A thorough review and, if necessary, consultation with a designee of the Secretary of Defense will be required for applications by any Iraqi national for a visa, admission, or other immigration benefit. The thorough review will include consideration of whether there are ties to ISIS, or any other terrorist organization, and whether the individual will pose as a threat to U.S. national security.

Section 5:  Uniform Screening and Vetting Standards for All Immigration Programs

The text of the EO proposes to implement the following to better identify those who seek to enter the United States to harm the country:

  • Develop a uniform baseline for screening procedures, including in-person interviews;
  • Establish a database for identity documents to ensure duplicates are not used by different applicants;
  • Utilize application forms with amended questions aimed at identifying fraudulent answers and malicious intent; and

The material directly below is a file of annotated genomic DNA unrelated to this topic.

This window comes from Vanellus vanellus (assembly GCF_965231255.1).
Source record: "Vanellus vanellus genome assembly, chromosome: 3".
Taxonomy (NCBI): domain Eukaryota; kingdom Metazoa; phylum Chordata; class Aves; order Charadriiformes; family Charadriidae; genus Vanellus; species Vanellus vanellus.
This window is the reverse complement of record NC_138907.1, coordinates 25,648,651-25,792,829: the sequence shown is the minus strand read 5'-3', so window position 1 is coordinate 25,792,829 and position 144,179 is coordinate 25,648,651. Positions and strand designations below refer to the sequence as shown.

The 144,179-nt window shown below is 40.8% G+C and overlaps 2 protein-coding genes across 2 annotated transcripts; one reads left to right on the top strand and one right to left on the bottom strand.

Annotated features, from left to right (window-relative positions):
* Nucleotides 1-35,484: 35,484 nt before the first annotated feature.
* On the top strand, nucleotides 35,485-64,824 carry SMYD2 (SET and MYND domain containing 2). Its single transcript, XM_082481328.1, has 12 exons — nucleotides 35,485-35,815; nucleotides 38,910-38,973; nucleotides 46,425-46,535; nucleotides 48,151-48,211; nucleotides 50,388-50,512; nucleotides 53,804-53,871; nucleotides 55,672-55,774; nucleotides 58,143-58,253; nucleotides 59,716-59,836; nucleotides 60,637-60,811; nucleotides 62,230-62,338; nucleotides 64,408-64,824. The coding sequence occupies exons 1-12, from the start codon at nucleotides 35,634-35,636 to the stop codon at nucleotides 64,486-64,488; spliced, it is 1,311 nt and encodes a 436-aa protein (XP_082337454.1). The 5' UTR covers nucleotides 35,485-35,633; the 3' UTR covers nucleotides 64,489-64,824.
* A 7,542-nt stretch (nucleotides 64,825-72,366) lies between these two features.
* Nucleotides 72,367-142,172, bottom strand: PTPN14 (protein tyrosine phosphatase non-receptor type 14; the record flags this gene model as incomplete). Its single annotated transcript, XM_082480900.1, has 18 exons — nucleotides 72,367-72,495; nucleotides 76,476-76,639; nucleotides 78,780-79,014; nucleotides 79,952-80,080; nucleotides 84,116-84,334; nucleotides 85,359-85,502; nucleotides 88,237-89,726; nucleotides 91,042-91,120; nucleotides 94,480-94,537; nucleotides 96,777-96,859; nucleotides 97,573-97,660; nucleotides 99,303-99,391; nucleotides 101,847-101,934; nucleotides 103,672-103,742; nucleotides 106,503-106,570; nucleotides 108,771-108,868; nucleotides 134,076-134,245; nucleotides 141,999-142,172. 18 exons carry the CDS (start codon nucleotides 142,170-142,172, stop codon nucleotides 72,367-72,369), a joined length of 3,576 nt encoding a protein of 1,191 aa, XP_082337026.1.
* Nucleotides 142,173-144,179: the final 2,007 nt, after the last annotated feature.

• Identify questions to evaluate whether the applicant has the intent to commit criminal or terrorist acts in the United States.

The Secretary of Homeland Security will be required to submit a report to the President 60 days from March 16, 2017, on the progress of these initiatives for a new screening and vetting program.  A second report will be due 100 days from March 16, 2017; and a third report 200 days from March 16, 2017.

Section 6:  U.S. Refugee Admission Program Suspension for the Fiscal Year 2017